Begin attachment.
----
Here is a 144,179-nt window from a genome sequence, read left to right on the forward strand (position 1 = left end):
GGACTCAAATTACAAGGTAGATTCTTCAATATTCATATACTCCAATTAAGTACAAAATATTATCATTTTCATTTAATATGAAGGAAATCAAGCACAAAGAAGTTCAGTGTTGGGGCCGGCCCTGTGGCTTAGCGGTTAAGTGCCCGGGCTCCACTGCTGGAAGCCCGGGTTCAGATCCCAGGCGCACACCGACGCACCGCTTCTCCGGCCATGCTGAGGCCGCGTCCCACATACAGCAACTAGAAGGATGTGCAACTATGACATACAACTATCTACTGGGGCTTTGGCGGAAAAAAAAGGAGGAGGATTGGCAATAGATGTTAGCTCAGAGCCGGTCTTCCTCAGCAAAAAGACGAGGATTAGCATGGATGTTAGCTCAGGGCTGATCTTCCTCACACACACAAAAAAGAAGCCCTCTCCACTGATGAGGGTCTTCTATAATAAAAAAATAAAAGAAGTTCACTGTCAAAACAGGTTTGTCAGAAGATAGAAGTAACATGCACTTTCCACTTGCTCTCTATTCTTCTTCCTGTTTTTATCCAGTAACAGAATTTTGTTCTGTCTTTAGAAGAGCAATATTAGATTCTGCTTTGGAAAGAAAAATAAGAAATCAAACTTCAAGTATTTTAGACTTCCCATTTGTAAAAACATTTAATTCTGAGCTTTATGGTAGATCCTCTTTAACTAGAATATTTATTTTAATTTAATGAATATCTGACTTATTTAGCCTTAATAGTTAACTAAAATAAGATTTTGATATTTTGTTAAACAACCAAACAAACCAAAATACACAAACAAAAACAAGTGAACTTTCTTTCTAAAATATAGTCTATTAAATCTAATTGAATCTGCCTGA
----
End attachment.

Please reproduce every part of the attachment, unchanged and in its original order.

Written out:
Here is a 144,179-nt window from a genome sequence, read left to right on the forward strand (position 1 = left end):
GGACTCAAATTACAAGGTAGATTCTTCAATATTCATATACTCCAATTAAGTACAAAATATTATCATTTTCATTTAATATGAAGGAAATCAAGCACAAAGAAGTTCAGTGTTGGGGCCGGCCCTGTGGCTTAGCGGTTAAGTGCCCGGGCTCCACTGCTGGAAGCCCGGGTTCAGATCCCAGGCGCACACCGACGCACCGCTTCTCCGGCCATGCTGAGGCCGCGTCCCACATACAGCAACTAGAAGGATGTGCAACTATGACATACAACTATCTACTGGGGCTTTGGCGGAAAAAAAAGGAGGAGGATTGGCAATAGATGTTAGCTCAGAGCCGGTCTTCCTCAGCAAAAAGACGAGGATTAGCATGGATGTTAGCTCAGGGCTGATCTTCCTCACACACACAAAAAAGAAGCCCTCTCCACTGATGAGGGTCTTCTATAATAAAAAAATAAAAGAAGTTCACTGTCAAAACAGGTTTGTCAGAAGATAGAAGTAACATGCACTTTCCACTTGCTCTCTATTCTTCTTCCTGTTTTTATCCAGTAACAGAATTTTGTTCTGTCTTTAGAAGAGCAATATTAGATTCTGCTTTGGAAAGAAAAATAAGAAATCAAACTTCAAGTATTTTAGACTTCCCATTTGTAAAAACATTTAATTCTGAGCTTTATGGTAGATCCTCTTTAACTAGAATATTTATTTTAATTTAATGAATATCTGACTTATTTAGCCTTAATAGTTAACTAAAATAAGATTTTGATATTTTGTTAAACAACCAAACAAACCAAAATACACAAACAAAAACAAGTGAACTTTCTTTCTAAAATATAGTCTATTAAATCTAATTGAATCTGCCTGA